Midget Farrelly dead at 71: Tributes flow for surfer
PINT-SIZED Australian surfing surfing champion Bernard Farrelly, who was known as 'Midget', has died aged 71.
Farrelly won the first official surfing world championship at Sydney's Manly Beach in 1964.
Farelly, who was inducted into the Sport Australia Hall of Fame in 1985, had a long list of achievements, including:
- winning the 1965 Australian surfing title
- sixth place at the 1966 world championship
- winning the 1966 Peruvian International Small Waves competition
- winning the 1968 Bobby Brown memorial
- second place at the 1968 world championship
Born in Sydney, Farrelly was the the son of a taxi driver, and spent the first nine years of his life living in Australia, Canada, and New Zealand.
He began surfing at age six, on an 18-foot hollow plywood paddleboard, and from 1962 to 1970 he was arguably the best competitive surfer in the world, according to the Encyclopediaofsurfing.com
Cannot even think of our local beach without Midget Farrelly. He bought his own surfboat, with an all-woman crew 1/2 pic.twitter.com/LOFAzb7MKg— Mike Carlton (@MikeCarlton01) August 7, 2016
He rode in a bowlegged stance, and as Australia's Surfing Life magazine would later describe it, was already possessed of "superhuman elegance."
Farrelly was instrumental in the formation of the Australian Surfriders Association, and in 1964 helped launch the International Surfing Federation, to oversee subsequent World Championship events.
"Surfing with Midget Farrelly," his Sydney Morning-Herald column, was reprinted in newspapers across the country, and
he was featured in a national ad campaign for Philishave electric razors.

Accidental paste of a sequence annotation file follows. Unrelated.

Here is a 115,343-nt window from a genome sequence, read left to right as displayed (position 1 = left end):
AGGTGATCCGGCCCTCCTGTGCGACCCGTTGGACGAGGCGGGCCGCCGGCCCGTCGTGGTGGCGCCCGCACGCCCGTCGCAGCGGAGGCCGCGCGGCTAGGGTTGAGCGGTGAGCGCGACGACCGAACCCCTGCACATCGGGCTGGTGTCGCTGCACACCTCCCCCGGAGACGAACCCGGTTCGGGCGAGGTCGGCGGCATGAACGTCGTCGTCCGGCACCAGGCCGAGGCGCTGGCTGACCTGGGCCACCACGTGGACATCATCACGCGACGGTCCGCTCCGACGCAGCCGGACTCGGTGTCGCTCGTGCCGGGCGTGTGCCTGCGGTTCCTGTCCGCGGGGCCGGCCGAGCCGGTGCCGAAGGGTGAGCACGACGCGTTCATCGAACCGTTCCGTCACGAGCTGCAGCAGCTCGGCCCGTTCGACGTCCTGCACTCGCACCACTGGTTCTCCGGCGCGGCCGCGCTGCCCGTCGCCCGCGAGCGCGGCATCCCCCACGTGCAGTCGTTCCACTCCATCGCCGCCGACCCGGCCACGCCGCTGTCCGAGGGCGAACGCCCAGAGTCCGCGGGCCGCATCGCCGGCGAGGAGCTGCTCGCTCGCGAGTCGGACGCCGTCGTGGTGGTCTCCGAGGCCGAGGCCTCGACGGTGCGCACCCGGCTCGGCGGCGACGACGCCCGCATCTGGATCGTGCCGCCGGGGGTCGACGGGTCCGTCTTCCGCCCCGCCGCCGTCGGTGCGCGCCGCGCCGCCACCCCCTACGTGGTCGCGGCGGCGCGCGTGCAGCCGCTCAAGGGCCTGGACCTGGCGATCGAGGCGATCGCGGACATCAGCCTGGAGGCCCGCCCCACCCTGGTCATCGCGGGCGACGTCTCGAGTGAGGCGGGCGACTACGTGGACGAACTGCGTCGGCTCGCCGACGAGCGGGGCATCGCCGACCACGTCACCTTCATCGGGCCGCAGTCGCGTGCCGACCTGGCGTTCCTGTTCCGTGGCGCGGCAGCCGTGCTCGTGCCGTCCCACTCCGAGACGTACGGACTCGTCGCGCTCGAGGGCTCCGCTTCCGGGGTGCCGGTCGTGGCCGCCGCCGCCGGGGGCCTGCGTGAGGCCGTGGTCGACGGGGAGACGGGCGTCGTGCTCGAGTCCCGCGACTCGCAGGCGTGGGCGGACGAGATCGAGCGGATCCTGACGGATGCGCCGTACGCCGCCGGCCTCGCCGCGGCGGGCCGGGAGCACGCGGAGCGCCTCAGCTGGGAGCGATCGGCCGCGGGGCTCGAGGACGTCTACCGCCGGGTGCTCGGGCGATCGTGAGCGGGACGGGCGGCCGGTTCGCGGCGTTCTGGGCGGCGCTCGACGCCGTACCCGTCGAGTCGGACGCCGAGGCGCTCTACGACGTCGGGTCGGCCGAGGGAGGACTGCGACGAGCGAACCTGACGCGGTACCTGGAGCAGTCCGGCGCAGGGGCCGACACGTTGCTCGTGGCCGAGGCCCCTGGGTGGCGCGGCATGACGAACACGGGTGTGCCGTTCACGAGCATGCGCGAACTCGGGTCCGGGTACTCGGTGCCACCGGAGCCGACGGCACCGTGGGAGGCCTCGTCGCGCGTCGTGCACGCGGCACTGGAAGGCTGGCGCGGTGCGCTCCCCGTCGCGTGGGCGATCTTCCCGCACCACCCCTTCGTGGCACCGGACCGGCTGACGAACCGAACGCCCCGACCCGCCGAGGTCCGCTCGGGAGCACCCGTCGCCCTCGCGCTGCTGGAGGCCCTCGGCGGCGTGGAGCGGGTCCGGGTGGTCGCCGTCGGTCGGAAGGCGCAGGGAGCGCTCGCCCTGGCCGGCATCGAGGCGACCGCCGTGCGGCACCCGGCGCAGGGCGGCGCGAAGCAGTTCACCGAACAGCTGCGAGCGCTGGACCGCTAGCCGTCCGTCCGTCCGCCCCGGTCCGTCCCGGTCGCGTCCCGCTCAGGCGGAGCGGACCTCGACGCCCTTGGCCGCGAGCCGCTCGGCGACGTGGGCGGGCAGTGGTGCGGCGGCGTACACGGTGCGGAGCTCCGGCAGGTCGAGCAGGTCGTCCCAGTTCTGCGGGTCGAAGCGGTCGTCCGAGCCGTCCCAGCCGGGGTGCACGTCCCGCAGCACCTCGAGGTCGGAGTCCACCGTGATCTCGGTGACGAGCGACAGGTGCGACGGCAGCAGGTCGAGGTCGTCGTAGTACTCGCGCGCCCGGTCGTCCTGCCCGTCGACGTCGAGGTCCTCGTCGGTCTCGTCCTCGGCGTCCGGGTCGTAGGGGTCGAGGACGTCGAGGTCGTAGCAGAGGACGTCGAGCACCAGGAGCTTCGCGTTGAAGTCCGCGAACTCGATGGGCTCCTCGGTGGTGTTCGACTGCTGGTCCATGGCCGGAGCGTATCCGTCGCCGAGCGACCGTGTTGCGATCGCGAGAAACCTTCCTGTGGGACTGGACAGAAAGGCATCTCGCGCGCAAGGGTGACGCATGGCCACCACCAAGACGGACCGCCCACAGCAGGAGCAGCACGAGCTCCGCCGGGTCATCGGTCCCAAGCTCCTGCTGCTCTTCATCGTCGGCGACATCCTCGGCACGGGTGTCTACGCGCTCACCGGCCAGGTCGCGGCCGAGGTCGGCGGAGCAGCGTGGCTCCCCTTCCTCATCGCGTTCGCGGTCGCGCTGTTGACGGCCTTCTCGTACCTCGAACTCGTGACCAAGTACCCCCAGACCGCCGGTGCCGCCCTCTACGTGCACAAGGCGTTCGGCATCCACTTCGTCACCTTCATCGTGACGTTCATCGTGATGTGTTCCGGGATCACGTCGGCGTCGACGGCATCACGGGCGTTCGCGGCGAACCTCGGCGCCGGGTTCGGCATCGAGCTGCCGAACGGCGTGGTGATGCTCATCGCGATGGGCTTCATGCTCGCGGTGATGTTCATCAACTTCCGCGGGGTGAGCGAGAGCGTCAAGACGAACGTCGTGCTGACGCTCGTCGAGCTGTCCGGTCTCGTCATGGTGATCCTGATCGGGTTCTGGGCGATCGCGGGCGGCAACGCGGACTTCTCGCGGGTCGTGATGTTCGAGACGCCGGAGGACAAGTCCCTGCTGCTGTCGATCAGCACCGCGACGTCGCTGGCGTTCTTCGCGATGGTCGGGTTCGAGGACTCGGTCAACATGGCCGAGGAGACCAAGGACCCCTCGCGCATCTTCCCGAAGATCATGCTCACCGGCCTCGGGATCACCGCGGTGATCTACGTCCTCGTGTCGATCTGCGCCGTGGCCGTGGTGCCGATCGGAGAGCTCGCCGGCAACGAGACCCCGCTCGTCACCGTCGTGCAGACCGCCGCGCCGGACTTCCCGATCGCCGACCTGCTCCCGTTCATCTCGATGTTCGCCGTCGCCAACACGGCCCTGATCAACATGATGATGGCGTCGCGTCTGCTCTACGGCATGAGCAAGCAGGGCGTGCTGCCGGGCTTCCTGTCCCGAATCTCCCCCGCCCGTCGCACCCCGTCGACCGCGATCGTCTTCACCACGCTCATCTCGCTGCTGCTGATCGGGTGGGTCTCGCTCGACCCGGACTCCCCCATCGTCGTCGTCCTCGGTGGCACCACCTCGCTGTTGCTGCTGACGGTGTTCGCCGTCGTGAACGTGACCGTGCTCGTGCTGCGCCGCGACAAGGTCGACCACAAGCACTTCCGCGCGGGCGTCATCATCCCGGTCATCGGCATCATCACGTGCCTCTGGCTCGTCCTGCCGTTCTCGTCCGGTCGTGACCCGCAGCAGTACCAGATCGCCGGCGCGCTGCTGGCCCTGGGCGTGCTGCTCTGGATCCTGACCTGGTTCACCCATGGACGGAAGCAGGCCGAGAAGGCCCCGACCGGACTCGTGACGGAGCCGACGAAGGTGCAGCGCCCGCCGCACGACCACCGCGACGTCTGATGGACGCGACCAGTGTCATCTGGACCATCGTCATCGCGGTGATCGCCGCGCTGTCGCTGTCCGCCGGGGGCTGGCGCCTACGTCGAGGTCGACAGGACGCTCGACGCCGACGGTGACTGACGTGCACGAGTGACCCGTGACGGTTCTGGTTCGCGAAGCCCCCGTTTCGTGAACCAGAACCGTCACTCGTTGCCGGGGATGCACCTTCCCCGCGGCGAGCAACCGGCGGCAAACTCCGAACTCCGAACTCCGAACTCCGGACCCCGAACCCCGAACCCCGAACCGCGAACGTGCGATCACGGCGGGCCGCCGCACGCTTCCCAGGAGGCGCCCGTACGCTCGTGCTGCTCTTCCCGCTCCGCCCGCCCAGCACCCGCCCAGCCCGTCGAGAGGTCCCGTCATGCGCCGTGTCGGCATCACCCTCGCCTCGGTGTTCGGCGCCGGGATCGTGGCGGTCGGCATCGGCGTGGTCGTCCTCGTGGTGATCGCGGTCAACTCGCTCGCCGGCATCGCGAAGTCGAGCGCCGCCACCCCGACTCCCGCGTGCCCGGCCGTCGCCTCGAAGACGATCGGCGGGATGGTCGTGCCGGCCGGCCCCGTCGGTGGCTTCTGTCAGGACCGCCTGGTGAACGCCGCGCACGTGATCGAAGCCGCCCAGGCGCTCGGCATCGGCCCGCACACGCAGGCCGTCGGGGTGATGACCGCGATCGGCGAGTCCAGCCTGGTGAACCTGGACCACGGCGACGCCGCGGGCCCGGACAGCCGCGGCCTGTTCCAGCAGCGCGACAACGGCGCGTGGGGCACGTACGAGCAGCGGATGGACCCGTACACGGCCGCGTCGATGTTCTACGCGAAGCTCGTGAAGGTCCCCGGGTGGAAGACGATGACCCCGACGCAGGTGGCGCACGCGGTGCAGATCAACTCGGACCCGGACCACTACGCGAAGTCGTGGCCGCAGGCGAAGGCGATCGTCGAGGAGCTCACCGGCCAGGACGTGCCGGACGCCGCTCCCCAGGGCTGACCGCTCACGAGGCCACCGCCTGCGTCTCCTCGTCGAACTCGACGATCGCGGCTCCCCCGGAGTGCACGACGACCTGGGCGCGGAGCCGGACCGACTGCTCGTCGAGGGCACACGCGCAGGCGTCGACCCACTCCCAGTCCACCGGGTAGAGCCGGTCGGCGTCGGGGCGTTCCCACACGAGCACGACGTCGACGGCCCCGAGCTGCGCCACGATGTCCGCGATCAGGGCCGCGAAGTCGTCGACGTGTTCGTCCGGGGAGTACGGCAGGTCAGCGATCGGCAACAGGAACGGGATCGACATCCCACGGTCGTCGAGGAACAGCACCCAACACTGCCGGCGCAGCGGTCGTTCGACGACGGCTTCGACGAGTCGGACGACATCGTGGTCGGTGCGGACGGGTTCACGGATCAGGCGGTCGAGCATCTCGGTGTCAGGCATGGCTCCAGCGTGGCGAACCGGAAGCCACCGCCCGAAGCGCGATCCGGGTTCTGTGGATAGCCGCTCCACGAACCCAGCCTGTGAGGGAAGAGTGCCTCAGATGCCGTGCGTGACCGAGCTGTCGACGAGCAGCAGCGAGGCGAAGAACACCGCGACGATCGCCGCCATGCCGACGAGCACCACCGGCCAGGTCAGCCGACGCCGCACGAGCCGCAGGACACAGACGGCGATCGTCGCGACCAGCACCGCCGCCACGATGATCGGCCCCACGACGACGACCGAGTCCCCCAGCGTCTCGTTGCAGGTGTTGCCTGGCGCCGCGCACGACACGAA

Farrelly appeared in more than a dozen surf movies including Cavalcade of Surf (1962), Midget Goes Hawaiian (1963), The Young Wave Hunters (1964), To Ride a White Horse (1968), and Pacific Vibrations (1970).
He was Australia's top vote-getter in International Surfing Magazine's 1966 Hall of Fame Awards. The Midget Farrelly Surf Show, a 10-part series made by ABC in Australia, aired in 1967; How to Surf, his second book, was published in 1968.
Farrelly was inducted, along with Nat Young, into the Australian Surfing Hall of Fame in 1986; in 2007 he was inducted into the Surfing Walk of Fame in Huntington Beach.
In 1999, Farrelly agreed to participate in a novelty contest featuring the five surviving finalists from the 1964 World Championships. He placed first.
"Farrelly was arguably the most successful competitor in the world during the '60s," his online Hall of Fame entry says.
"Though always dedicated to the sport, he later became embroiled in a series of disagreements with Australian officials and was banned from entering the 1969 Australian title."
Farrelly also built surf boards, making his first one in 1958 at the age of 14, and later establishing a board business at Brookvale on Sydney's northern beaches.